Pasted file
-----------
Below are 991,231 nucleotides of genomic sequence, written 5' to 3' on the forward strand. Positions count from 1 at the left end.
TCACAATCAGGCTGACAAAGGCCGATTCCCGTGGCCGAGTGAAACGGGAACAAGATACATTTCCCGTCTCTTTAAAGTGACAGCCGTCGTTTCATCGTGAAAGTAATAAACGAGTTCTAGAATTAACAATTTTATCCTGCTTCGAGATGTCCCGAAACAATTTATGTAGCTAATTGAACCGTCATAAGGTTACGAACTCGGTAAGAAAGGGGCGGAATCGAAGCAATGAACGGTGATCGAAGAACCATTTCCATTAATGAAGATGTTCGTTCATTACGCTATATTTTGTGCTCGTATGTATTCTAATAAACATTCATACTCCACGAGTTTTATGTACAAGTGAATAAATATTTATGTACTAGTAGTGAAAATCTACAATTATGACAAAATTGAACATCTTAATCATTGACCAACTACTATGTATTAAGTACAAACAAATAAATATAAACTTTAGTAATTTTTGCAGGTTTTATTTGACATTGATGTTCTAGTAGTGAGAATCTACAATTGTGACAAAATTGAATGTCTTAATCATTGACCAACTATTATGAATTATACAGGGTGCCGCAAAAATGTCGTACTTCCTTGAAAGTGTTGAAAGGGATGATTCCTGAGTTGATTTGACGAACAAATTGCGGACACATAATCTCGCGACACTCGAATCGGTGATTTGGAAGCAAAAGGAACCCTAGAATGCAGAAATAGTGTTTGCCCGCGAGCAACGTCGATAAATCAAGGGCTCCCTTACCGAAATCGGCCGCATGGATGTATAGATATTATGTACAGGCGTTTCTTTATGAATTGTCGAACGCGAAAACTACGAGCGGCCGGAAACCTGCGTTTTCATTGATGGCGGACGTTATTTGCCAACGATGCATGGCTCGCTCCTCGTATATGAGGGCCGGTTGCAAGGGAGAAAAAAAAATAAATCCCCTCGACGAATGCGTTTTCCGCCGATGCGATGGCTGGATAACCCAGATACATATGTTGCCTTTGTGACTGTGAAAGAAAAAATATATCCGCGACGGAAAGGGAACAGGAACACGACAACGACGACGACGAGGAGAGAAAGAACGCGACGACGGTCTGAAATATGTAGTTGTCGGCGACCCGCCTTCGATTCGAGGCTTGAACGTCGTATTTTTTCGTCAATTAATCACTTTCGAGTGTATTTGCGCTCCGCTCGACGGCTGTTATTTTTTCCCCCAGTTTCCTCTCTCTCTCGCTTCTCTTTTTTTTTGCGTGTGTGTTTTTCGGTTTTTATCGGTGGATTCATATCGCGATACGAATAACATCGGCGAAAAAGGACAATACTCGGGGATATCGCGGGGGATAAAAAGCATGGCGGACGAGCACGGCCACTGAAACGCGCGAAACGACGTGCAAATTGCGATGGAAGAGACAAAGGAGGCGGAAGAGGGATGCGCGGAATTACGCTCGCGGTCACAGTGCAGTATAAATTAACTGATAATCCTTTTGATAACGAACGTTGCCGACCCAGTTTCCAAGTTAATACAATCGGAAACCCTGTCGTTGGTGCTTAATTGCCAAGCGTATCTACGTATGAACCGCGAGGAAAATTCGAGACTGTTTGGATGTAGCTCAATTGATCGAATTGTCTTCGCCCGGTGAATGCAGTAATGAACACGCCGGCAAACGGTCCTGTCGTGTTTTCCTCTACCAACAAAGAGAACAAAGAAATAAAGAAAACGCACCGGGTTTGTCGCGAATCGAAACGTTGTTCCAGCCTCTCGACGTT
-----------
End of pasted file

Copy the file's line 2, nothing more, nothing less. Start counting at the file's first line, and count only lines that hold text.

TCACAATCAGGCTGACAAAGGCCGATTCCCGTGGCCGAGTGAAACGGGAACAAGATACATTTCCCGTCTCTTTAAAGTGACAGCCGTCGTTTCATCGTGAAAGTAATAAACGAGTTCTAGAATTAACAATTTTATCCTGCTTCGAGATGTCCCGAAACAATTTATGTAGCTAATTGAACCGTCATAAGGTTACGAACTCGGTAAGAAAGGGGCGGAATCGAAGCAATGAACGGTGATCGAAGAACCATTTCCATTAATGAAGATGTTCGTTCATTACGCTATATTTTGTGCTCGTATGTATTCTAATAAACATTCATACTCCACGAGTTTTATGTACAAGTGAATAAATATTTATGTACTAGTAGTGAAAATCTACAATTATGACAAAATTGAACATCTTAATCATTGACCAACTACTATGTATTAAGTACAAACAAATAAATATAAACTTTAGTAATTTTTGCAGGTTTTATTTGACATTGATGTTCTAGTAGTGAGAATCTACAATTGTGACAAAATTGAATGTCTTAATCATTGACCAACTATTATGAATTATACAGGGTGCCGCAAAAATGTCGTACTTCCTTGAAAGTGTTGAAAGGGATGATTCCTGAGTTGATTTGACGAACAAATTGCGGACACATAATCTCGCGACACTCGAATCGGTGATTTGGAAGCAAAAGGAACCCTAGAATGCAGAAATAGTGTTTGCCCGCGAGCAACGTCGATAAATCAAGGGCTCCCTTACCGAAATCGGCCGCATGGATGTATAGATATTATGTACAGGCGTTTCTTTATGAATTGTCGAACGCGAAAACTACGAGCGGCCGGAAACCTGCGTTTTCATTGATGGCGGACGTTATTTGCCAACGATGCATGGCTCGCTCCTCGTATATGAGGGCCGGTTGCAAGGGAGAAAAAAAAATAAATCCCCTCGACGAATGCGTTTTCCGCCGATGCGATGGCTGGATAACCCAGATACATATGTTGCCTTTGTGACTGTGAAAGAAAAAATATATCCGCGACGGAAAGGGAACAGGAACACGACAACGACGACGACGAGGAGAGAAAGAACGCGACGACGGTCTGAAATATGTAGTTGTCGGCGACCCGCCTTCGATTCGAGGCTTGAACGTCGTATTTTTTCGTCAATTAATCACTTTCGAGTGTATTTGCGCTCCGCTCGACGGCTGTTATTTTTTCCCCCAGTTTCCTCTCTCTCTCGCTTCTCTTTTTTTTTGCGTGTGTGTTTTTCGGTTTTTATCGGTGGATTCATATCGCGATACGAATAACATCGGCGAAAAAGGACAATACTCGGGGATATCGCGGGGGATAAAAAGCATGGCGGACGAGCACGGCCACTGAAACGCGCGAAACGACGTGCAAATTGCGATGGAAGAGACAAAGGAGGCGGAAGAGGGATGCGCGGAATTACGCTCGCGGTCACAGTGCAGTATAAATTAACTGATAATCCTTTTGATAACGAACGTTGCCGACCCAGTTTCCAAGTTAATACAATCGGAAACCCTGTCGTTGGTGCTTAATTGCCAAGCGTATCTACGTATGAACCGCGAGGAAAATTCGAGACTGTTTGGATGTAGCTCAATTGATCGAATTGTCTTCGCCCGGTGAATGCAGTAATGAACACGCCGGCAAACGGTCCTGTCGTGTTTTCCTCTACCAACAAAGAGAACAAAGAAATAAAGAAAACGCACCGGGTTTGTCGCGAATCGAAACGTTGTTCCAGCCTCTCGACGTT